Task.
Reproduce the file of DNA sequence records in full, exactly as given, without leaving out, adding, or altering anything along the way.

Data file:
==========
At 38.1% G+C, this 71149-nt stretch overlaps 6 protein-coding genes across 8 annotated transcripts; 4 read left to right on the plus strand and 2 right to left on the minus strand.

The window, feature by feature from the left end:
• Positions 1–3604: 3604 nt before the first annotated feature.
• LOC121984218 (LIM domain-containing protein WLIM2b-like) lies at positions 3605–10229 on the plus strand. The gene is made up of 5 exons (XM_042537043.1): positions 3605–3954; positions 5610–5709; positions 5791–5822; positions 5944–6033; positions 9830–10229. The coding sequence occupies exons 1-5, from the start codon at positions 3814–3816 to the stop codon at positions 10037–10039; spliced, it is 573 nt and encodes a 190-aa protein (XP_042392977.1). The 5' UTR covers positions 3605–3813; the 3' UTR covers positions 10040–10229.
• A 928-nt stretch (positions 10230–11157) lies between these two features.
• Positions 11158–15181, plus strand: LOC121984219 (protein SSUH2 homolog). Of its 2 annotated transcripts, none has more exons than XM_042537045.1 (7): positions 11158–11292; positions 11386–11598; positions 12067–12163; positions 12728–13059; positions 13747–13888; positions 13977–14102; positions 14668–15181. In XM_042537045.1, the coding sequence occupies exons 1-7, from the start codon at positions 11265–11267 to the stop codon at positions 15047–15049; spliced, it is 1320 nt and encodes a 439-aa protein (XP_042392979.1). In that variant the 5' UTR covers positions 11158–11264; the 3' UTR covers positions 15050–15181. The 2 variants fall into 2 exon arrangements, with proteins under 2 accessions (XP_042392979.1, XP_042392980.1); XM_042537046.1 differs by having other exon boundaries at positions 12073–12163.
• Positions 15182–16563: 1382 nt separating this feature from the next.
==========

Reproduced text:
At 38.1% G+C, this 71149-nt stretch overlaps 6 protein-coding genes across 8 annotated transcripts; 4 read left to right on the plus strand and 2 right to left on the minus strand.

The window, feature by feature from the left end:
• Positions 1–3604: 3604 nt before the first annotated feature.
• LOC121984218 (LIM domain-containing protein WLIM2b-like) lies at positions 3605–10229 on the plus strand. The gene is made up of 5 exons (XM_042537043.1): positions 3605–3954; positions 5610–5709; positions 5791–5822; positions 5944–6033; positions 9830–10229. The coding sequence occupies exons 1-5, from the start codon at positions 3814–3816 to the stop codon at positions 10037–10039; spliced, it is 573 nt and encodes a 190-aa protein (XP_042392977.1). The 5' UTR covers positions 3605–3813; the 3' UTR covers positions 10040–10229.
• A 928-nt stretch (positions 10230–11157) lies between these two features.
• Positions 11158–15181, plus strand: LOC121984219 (protein SSUH2 homolog). Of its 2 annotated transcripts, none has more exons than XM_042537045.1 (7): positions 11158–11292; positions 11386–11598; positions 12067–12163; positions 12728–13059; positions 13747–13888; positions 13977–14102; positions 14668–15181. In XM_042537045.1, the coding sequence occupies exons 1-7, from the start codon at positions 11265–11267 to the stop codon at positions 15047–15049; spliced, it is 1320 nt and encodes a 439-aa protein (XP_042392979.1). In that variant the 5' UTR covers positions 11158–11264; the 3' UTR covers positions 15050–15181. The 2 variants fall into 2 exon arrangements, with proteins under 2 accessions (XP_042392979.1, XP_042392980.1); XM_042537046.1 differs by having other exon boundaries at positions 12073–12163.
• Positions 15182–16563: 1382 nt separating this feature from the next.